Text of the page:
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Page:Popular Science Monthly Volume 19.djvu/641

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using a brush which is manipulated slowly and makes a thick stroke, and follow the order of arrangement of their mural pictures. Their temples are made of wood, and it is the posts that are ornamented, naturally from the top down. This direction is also most convenient in all painting, since it corresponds with the natural movements of the joints of the fingers.

The Shemitic peoples—the Bedouins of the desert, Arabs, Turks, and Mohammedan negroes—write squatting on the carpet, or sometimes standing; the right hand, holding the pen, hangs free from the arm over the paper, and the arm is not supported. The left hand, also free in the air, or supported on the raised left knee, holds the paper stiff or laid on a little board. The right hand stays unmoved in the same place; only the fingers are put in motion for the shaping of the letters; while the left hand continually pushes the paper from left to right, so that the letters assume an arrangement from right to left, or in a centripetal direction. Thus the Shemitic people in writing perform movements directly opposed to ours. We hold the paper still, and move the hand; they move the paper, and hold the right hand almost still, as the Koran orders them to do.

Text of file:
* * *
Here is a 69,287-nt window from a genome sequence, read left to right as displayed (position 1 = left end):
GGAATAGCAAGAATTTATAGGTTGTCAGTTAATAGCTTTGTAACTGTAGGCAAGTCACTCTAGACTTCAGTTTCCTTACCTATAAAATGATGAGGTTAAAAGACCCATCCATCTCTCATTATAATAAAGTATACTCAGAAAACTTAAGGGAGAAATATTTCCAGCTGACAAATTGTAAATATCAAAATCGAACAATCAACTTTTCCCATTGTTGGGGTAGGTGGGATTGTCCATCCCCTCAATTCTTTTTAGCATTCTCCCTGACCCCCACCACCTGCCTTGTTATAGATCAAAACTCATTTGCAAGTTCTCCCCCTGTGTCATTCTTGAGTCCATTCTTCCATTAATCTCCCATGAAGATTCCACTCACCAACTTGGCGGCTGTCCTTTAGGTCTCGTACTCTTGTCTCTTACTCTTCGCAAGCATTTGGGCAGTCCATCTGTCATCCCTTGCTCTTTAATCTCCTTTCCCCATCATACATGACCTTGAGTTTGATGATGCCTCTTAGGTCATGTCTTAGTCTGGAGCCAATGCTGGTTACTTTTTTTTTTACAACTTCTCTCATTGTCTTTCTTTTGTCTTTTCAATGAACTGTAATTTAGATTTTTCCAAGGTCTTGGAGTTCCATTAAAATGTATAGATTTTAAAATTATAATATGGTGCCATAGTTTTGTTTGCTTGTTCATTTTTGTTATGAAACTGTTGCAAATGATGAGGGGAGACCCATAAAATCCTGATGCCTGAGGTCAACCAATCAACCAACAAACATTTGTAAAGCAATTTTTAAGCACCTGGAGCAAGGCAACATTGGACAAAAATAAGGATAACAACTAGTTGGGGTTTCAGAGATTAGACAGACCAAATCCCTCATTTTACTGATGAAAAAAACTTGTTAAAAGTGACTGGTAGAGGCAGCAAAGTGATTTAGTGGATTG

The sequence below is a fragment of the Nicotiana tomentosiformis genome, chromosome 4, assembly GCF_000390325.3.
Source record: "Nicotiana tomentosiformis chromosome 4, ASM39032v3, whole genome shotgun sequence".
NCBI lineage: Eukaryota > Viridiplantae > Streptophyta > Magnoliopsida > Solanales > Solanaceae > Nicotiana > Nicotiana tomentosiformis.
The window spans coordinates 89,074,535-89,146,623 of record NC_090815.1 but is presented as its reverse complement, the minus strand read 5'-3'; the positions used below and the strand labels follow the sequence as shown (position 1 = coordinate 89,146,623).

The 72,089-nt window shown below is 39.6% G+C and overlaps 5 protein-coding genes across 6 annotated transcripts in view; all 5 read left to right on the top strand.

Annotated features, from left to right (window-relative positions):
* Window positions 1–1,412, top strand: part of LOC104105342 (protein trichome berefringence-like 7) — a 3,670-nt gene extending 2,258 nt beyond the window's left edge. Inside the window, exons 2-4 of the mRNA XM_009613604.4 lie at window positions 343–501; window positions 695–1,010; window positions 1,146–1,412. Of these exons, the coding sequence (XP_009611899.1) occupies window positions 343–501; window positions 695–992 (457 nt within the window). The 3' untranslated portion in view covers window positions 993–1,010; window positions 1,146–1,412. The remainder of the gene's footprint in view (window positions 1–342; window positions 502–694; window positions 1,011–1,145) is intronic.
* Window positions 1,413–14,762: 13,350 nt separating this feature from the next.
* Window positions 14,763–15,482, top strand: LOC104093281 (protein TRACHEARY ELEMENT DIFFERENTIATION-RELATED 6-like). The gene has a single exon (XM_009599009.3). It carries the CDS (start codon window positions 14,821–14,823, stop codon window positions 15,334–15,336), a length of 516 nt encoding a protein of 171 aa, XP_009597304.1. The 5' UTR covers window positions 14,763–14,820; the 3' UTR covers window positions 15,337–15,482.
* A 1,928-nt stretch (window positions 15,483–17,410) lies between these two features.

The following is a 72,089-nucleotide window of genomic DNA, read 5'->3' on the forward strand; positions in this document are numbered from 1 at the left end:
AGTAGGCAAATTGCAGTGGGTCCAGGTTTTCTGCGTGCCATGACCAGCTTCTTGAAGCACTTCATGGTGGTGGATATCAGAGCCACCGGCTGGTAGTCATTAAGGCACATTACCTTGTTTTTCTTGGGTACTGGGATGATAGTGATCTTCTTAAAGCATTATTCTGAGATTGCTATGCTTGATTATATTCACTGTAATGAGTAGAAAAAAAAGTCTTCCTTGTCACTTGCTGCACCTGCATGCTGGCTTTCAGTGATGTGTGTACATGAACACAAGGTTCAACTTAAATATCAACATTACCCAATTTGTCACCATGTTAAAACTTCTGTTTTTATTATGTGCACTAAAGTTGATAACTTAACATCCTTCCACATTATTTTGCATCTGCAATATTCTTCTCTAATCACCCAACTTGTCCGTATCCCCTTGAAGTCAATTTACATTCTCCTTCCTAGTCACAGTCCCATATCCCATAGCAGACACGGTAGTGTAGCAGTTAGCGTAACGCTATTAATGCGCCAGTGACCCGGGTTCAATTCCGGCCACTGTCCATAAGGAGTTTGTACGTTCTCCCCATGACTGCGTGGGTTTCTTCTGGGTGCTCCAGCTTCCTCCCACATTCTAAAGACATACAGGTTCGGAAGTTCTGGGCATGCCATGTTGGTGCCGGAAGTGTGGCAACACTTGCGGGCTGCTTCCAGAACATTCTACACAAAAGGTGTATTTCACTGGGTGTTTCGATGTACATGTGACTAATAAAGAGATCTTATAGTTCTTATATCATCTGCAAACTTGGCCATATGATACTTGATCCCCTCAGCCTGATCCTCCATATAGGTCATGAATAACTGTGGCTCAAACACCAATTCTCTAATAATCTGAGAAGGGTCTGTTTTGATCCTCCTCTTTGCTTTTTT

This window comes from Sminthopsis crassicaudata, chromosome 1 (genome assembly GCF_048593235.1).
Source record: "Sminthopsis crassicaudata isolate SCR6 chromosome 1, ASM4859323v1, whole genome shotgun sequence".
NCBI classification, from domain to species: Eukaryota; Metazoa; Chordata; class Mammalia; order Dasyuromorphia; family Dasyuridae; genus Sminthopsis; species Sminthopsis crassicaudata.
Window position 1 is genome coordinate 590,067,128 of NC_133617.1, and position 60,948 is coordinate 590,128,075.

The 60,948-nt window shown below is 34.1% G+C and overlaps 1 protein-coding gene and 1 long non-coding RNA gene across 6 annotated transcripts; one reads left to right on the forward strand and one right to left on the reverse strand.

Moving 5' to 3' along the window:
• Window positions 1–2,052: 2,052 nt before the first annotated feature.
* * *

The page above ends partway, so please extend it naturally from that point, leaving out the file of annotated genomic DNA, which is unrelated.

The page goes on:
An alphabet of two hundred phonetic signs representing syllables was invented in 1832, by a negro of the Yei tribe, who had learned to read from a missionary. He taught his people to write with a reed pen and ink; but, while he wrote from left to right, the whole nation to-day write from right to left. If as some believe, our centrifugal system of writing from left to right is founded on physiological considerations, the Yeis would not have departed from it after having been taught in it.

M. Erlenmeyer accounts for the direction of the Shemitic writing on the supposition of its having been originally centrifugal, by assuming that these people first wrote with the left hand, to which the direction of their writing would be centrifugal, and afterward changed the hand without changing the direction of the writing. This is exceedingly improbable, for the Shemitic races consider the left hand impure, and regard writing as a holy act, which they never could have thought of performing with an impure instrument. Another explanation must be sought.

Holy acts, with the Shemitic peoples, are performed looking toward the east; therefore, in writing, those people would turn their faces to the east. The light would then come from the south, and the scribe would write from the light toward the shadow, from the unrolled part of his paper toward the roll which he is continually unrolling with his left hand. If he wished to write from left to right, he would require to have the roll in his right hand, and, in that case, the thicker the roll the more it would cut off his light and be in his way. The centripetal direction, from right to left, was then for the primitive Shemitic peoples, and still is for the Orientals, the only natural direction; it is founded